Breathe Easy: 5 Tips for Parents and Teachers to Manage a Child’s Asthma in the New School Year
(August 16, 2017) -
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For parents of the 6.2 Million children with asthma, 189,350 of which are in Kansas and 450,530 in Missouri, back-to-school can be a stressful time. According to the American Lung Association in Kansas and Greater Kansas City, it is important to be prepared.
“It is imperative that a child’s parents, teachers and coaches are all on the same page when it comes to their asthma,” said Dr. Jane B. Taylor, pediatric pulmonologist at Children’s Mercy Hospital and Local Leadership Board member for the American Lung Association in Kansas and Greater Kansas City. “No asthma is the same. Each child has different asthma triggers, unique medication plans and a protocol for their care. Every person involved in a child’s life needs to be aware of the plan.”
In the U.S., asthma is the third leading cause of hospitalizations among children under 15 and is one of the main reason students miss school due to illness. In fact, asthma results in almost 10 million lost school days every year. Additionally, asthma hospitalizations increase at the beginning of the school year due to viral infections and new asthma triggers in the school.
The Lung Association offers these tips for parents and teachers to work together to better manage a child’s asthma.
- Make sure you have an Asthma Action Plan for your child: Meet with your child’s asthma doctor to create a management plan to track your child’s medication and healthcare needs. Medication and environmental triggers are both important to the management of your child’s asthma and are outlined in the Asthma Action Plan. Make sure that all of the child’s teachers and coaches have a copy of the plan. If your family cannot afford your child’s medication, speak with your doctor about other medication options.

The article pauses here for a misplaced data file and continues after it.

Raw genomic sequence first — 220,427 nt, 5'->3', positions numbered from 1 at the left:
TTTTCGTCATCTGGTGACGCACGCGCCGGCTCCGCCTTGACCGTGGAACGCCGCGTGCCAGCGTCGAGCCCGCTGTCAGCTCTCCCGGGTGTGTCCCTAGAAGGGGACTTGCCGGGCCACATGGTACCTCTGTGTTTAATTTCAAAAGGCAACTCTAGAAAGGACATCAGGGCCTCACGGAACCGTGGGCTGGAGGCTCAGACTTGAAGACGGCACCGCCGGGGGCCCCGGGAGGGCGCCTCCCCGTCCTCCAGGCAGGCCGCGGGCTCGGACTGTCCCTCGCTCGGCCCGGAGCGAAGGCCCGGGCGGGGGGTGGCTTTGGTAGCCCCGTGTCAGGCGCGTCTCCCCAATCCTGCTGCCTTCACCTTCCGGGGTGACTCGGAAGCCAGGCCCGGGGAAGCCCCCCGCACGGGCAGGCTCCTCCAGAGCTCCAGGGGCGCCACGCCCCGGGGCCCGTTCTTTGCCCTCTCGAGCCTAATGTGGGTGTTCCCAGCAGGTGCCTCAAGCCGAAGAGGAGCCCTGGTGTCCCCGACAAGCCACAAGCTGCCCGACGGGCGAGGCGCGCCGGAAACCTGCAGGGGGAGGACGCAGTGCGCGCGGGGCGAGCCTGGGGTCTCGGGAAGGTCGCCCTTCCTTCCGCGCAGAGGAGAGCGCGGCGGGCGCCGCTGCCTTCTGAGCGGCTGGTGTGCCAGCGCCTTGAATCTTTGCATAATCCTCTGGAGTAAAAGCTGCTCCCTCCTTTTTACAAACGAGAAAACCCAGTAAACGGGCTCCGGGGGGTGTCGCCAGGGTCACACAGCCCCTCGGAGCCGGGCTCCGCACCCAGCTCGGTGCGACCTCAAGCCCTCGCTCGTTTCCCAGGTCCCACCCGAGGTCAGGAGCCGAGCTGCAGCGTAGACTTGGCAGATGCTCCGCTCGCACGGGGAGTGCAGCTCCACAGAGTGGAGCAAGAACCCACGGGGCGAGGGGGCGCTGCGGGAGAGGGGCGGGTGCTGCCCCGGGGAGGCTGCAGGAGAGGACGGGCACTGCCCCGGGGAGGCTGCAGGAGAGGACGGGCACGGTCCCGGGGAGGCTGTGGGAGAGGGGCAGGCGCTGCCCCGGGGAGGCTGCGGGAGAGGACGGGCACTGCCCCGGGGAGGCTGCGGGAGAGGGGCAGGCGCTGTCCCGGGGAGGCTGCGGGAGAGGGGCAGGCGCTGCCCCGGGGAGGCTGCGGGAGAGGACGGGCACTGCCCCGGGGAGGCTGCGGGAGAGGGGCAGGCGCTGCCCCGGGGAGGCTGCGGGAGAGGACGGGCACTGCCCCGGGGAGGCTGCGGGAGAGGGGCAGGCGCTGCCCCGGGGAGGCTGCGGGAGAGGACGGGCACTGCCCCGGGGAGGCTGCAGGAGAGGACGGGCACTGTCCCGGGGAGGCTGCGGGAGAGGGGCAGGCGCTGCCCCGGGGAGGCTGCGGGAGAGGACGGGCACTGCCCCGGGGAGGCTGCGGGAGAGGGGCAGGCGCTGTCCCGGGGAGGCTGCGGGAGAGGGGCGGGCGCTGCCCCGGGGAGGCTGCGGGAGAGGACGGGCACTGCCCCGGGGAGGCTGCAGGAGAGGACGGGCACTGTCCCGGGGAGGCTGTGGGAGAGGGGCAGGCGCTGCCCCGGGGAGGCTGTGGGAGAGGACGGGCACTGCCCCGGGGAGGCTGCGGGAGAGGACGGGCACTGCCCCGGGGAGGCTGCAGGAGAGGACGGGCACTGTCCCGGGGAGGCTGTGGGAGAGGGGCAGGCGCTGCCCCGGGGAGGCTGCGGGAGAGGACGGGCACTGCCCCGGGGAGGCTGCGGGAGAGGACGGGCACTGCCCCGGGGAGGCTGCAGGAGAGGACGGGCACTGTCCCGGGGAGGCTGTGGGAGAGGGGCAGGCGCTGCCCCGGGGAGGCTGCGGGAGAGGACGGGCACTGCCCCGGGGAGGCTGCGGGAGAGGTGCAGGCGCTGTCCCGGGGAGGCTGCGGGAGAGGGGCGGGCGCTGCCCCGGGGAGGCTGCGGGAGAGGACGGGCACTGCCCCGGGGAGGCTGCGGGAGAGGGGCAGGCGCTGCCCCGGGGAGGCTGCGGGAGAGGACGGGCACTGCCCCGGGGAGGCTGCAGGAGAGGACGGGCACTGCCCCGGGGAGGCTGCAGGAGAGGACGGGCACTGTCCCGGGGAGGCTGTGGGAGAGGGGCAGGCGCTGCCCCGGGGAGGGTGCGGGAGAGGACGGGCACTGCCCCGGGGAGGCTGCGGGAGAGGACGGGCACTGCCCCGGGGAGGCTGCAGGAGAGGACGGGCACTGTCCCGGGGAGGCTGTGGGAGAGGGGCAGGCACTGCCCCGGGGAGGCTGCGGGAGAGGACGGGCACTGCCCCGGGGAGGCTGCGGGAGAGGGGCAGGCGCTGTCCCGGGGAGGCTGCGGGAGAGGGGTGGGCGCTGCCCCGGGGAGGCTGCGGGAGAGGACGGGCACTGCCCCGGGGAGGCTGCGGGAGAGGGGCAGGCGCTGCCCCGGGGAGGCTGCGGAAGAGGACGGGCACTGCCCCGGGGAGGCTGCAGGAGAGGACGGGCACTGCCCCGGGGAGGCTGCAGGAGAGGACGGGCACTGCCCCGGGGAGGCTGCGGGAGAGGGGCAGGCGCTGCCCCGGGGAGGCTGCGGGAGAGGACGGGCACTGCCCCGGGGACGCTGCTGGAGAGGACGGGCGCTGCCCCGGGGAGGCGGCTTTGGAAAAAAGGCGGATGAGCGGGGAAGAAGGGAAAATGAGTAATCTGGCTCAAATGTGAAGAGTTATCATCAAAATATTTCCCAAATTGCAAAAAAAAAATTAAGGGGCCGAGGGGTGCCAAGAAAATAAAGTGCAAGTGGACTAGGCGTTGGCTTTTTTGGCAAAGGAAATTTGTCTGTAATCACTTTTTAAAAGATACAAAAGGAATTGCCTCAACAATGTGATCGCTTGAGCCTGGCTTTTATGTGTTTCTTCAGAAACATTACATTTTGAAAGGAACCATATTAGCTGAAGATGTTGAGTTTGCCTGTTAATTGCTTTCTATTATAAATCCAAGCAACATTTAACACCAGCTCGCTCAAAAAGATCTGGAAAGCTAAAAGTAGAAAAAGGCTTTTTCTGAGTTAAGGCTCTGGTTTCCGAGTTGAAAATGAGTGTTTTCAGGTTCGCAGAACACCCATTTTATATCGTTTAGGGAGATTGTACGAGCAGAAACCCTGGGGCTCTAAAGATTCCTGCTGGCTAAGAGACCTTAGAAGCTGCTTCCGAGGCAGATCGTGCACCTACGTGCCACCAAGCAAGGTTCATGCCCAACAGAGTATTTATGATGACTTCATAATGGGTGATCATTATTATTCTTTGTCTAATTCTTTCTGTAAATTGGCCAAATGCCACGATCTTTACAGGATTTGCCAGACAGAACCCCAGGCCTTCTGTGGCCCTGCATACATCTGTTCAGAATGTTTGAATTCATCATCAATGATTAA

- Meet with the school before the new year starts: At the beginning of the school year, meet with your child’s new teachers, school nurse and coaches to discuss the Asthma Action Plan. This also provides an opportunity for parents to get to know the school nurse.
- Manage Asthma Triggers in the Classroom: During your meeting with the school, inquire about asthma triggers in the classroom, including class pets, carpeting, food, exercise, air quality and many others.
- Teach your child how to manage their asthma: All children, even younger ones, are encouraged to learn to manage their own asthma, including avoiding their triggers, recognizing their signs and symptoms, and knowing when to take (or ask for) medications. The program, Asthma Basics, can help parents and children learn about asthma together.
- Assess your child’s readiness to carry their own asthma medication: In many school districts, policies are in place that allows a student to carry and self-administer their own asthma medication. Contact the school health services staff to find out more about your school's policy and you can use this assessment to see if your child is ready to carry their own medication here.
About the American Lung Association
The American Lung Association is the leading organization working to save lives by improving lung health and preventing lung disease, through research, education and advocacy. The work of the American Lung Association is focused on four strategic imperatives: to defeat lung cancer; to improve the air we breathe; to reduce the burden of lung disease on individuals and their families; and to eliminate tobacco use and tobacco-related diseases. For more information about the American Lung Association, a holder of the coveted 4-star rating from Charity Navigator and a Gold-Level GuideStar Member, or to support the work it does, call 1-800-LUNGUSA (1-800-586-4872) or visit: Lung.org.
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